Friday, December 28, 2007

Infant Baptism

A friend asked me to write down my thoughts on infant baptism. It's a difficult topic, as evident by the fact that there are so many Christians committed to the same high view of Scripture who disagree over it. It seems that those with a higher ecclesiology seem to be in favour of infant baptism, which suggests that the strongest arguments may well presuppose that the Church can decide on secondary issues. I'm going to try to ignore that argument and concentrate on some which are more traditionally evangelical in style (i.e. ignore all tradition since the Apostles). Even then, a lot of the classic arguments are rubbish. Overall, it's a tricky argument because it needs answers to other difficult questions.

Who should be baptised?

Baptism as such seems to start in the Bible with John the Baptist, but picks up on symbolism going a long way back. So in 1 Peter 3, Peter says that Noah being saved from the flood was a picture of baptism.

John the Baptist baptised people who wanted to change the way they were living (e.g. Mark 1:4-5). It didn't require a commitment to Jesus, because Jesus only really started his ministry once John was put into prison. In Acts 19:4, Paul links John's baptism to being told to follow Jesus, but not necessarily to follow Jesus.

Christians took baptism and used it differently – baptism was either in the name of Jesus (e.g. Acts 19:5) or in the name of the Father, Son and Holy Spirit (e.g. Matthew 28:19), and was seen as being different to John's baptism (as seen in Acts 19). It was seen as linked with repentance and with forgiveness (e.g. Acts 2:38) and with union with Christ (Romans 6:3).

Baptism was seen as the first thing that happened to someone as a Christian – it was linked very closely to conversion. That means there were some examples where they baptised people who later turned out not to be Christians, for example Simon Magus in Acts 8:9ff. There doesn't seem to have been detailed examinations of belief before baptism.

1 Corinthians 10 gives a striking parallel with the Old Testament. Paul argues that the whole nation of Israel was baptised, though most of them didn't “keep going”.

For I want you to know, brothers, that our fathers were all under the cloud, and all passed through the sea, and all were baptised into Moses in the cloud and in the sea, and all ate the same spiritual food, and all drank the same spiritual drink. For they drank from the spiritual Rock that followed them, and the Rock was Christ. Nevertheless, with most of them God was not pleased, for they were overthrown in the wilderness. Now these things took place as examples for us, that we might not desire evil as they did.
1 Corinthians 10:1-6, ESV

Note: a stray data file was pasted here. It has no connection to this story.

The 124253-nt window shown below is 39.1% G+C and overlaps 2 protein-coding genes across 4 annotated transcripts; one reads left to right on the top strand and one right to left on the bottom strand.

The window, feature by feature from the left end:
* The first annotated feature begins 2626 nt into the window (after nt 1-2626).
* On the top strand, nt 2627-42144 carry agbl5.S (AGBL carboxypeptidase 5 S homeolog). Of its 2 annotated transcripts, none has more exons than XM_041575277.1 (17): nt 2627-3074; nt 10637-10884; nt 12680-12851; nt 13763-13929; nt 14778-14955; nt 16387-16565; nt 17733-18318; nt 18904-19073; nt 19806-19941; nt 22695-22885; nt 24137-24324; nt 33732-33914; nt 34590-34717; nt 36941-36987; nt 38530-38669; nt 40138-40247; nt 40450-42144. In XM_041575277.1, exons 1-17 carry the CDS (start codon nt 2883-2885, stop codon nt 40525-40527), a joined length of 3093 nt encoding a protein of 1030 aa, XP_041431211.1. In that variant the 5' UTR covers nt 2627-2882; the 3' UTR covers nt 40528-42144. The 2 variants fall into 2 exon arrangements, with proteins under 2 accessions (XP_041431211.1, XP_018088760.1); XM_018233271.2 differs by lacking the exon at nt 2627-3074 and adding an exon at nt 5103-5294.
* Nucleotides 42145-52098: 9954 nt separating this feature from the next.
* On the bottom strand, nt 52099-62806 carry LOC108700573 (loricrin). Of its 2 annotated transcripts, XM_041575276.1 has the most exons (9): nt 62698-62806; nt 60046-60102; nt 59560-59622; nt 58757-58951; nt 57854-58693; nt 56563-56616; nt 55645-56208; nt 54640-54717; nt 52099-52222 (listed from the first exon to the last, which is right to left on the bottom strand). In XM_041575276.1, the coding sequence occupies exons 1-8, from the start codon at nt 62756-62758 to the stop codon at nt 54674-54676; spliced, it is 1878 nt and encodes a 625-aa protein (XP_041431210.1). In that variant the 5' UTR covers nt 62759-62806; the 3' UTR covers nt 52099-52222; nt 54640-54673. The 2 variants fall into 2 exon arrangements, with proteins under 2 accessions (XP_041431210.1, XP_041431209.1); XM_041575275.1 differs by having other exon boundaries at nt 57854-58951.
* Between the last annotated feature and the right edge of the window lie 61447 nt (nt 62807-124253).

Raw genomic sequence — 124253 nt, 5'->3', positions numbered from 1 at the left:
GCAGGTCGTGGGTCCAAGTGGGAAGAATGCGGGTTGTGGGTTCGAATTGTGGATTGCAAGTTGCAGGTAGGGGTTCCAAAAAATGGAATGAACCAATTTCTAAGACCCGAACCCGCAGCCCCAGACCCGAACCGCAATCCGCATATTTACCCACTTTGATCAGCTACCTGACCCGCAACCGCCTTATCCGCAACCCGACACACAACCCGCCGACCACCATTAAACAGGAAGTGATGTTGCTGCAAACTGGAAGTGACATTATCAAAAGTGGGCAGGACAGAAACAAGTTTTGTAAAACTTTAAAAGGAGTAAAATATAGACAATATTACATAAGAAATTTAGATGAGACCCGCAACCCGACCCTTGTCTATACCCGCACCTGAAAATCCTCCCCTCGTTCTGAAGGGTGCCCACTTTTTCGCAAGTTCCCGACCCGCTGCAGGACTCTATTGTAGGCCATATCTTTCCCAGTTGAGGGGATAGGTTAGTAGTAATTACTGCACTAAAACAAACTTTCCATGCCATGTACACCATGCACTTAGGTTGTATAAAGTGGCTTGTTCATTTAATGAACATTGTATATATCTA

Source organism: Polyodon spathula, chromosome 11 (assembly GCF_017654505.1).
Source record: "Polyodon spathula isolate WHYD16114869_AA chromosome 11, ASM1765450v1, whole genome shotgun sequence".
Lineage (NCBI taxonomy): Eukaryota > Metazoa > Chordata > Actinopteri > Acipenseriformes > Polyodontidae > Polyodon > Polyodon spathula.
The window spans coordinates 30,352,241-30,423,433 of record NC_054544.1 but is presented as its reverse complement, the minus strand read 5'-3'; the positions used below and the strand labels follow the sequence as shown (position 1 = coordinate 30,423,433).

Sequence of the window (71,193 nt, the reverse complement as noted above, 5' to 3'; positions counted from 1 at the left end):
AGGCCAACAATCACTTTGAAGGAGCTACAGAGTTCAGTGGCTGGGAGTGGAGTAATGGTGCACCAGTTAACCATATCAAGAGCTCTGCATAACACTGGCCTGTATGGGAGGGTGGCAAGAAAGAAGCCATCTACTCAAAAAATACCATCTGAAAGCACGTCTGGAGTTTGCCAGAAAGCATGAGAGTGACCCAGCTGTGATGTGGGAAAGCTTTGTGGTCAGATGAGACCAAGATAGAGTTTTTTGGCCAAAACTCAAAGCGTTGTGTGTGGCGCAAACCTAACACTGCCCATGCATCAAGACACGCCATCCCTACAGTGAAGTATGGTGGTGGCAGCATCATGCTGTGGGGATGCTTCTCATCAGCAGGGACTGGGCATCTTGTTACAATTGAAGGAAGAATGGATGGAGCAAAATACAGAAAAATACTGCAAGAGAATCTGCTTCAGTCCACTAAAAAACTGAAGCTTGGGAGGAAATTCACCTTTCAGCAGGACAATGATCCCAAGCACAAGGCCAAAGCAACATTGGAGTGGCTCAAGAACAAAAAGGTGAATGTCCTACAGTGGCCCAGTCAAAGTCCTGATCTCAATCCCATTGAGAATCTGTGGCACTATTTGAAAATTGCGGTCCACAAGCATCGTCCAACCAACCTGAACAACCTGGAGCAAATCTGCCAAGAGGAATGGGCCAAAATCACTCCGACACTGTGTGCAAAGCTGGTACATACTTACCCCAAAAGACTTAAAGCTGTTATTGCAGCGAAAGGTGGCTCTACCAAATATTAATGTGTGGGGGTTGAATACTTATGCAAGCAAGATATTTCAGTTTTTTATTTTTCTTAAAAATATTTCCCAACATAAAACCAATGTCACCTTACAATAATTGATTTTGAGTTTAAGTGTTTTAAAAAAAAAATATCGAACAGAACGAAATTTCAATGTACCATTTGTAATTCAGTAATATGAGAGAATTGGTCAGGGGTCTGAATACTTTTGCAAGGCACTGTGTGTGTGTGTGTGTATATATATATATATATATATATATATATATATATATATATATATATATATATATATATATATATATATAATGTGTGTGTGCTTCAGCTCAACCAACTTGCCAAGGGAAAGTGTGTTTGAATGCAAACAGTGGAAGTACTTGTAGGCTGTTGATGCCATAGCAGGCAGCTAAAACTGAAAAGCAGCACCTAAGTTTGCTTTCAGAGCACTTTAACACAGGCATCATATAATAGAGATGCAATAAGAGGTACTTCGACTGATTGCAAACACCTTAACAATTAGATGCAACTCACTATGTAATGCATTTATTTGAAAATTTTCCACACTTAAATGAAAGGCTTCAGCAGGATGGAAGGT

Paul clearly saw parallels between those who had been baptised in the church in Corinth and those who were physical members of the covenant people of Israel.

Conclusion – baptism seems to have been used as an initiation into the Christian community. Sometimes people were baptised who didn't keep going as Christians. In other words, it seems sensible that we should say that Christians should be baptised, but to err on the side of baptising too many people rather than too few if we are to follow the pattern of the apostolic Church.

Who is a Christian?

Since the Reformation, the trend to try to define Christians by whether they believe a certain set of beliefs has been very strong. But it doesn't seem to be the way the Bible sees saving faith – the key question is not the intellectual content of the faith, but the object of the faith.

And there was a woman who had had a discharge of blood for twelve years, and who had suffered much under many physicians, and had spent all that she had, and was no better but rather grew worse. She had heard the reports about Jesus and came up behind him in the crowd and touched his garment. For she said, "If I touch even his garments, I will be made well." And immediately the flow of blood dried up, and she felt in her body that she was healed of her disease.

And Jesus, perceiving in himself that power had gone out from him, immediately turned about in the crowd and said, "Who touched my garments?" And his disciples said to him, "You see the crowd pressing around you, and yet you say, 'Who touched me?'" And he looked around to see who had done it. But the woman, knowing what had happened to her, came in fear and trembling and fell down before him and told him the whole truth. And he said to her, "Daughter, your faith has made you well; go in peace, and be healed of your disease."
Mark 5:25-34, ESV

Biblically, I'd suggest that saving faith seems to have been trusting that Jesus could save and that no-one else could. It doesn't require any level of intellectual sophistication, though it will have more intellectual sophistication in some people than in others. The woman with bleeding thought that just touching Jesus could heal her in what we would call a superstitious way. The centurion in Matthew 8 recognised that Jesus could heal at a distance by just saying a word. Both had saving faith.

Saving faith isn't about believing precisely the right things or being able to articulate them – it's about looking to Jesus for rescue and not looking to anyone else.

Baptising Children

So then, should we baptise children?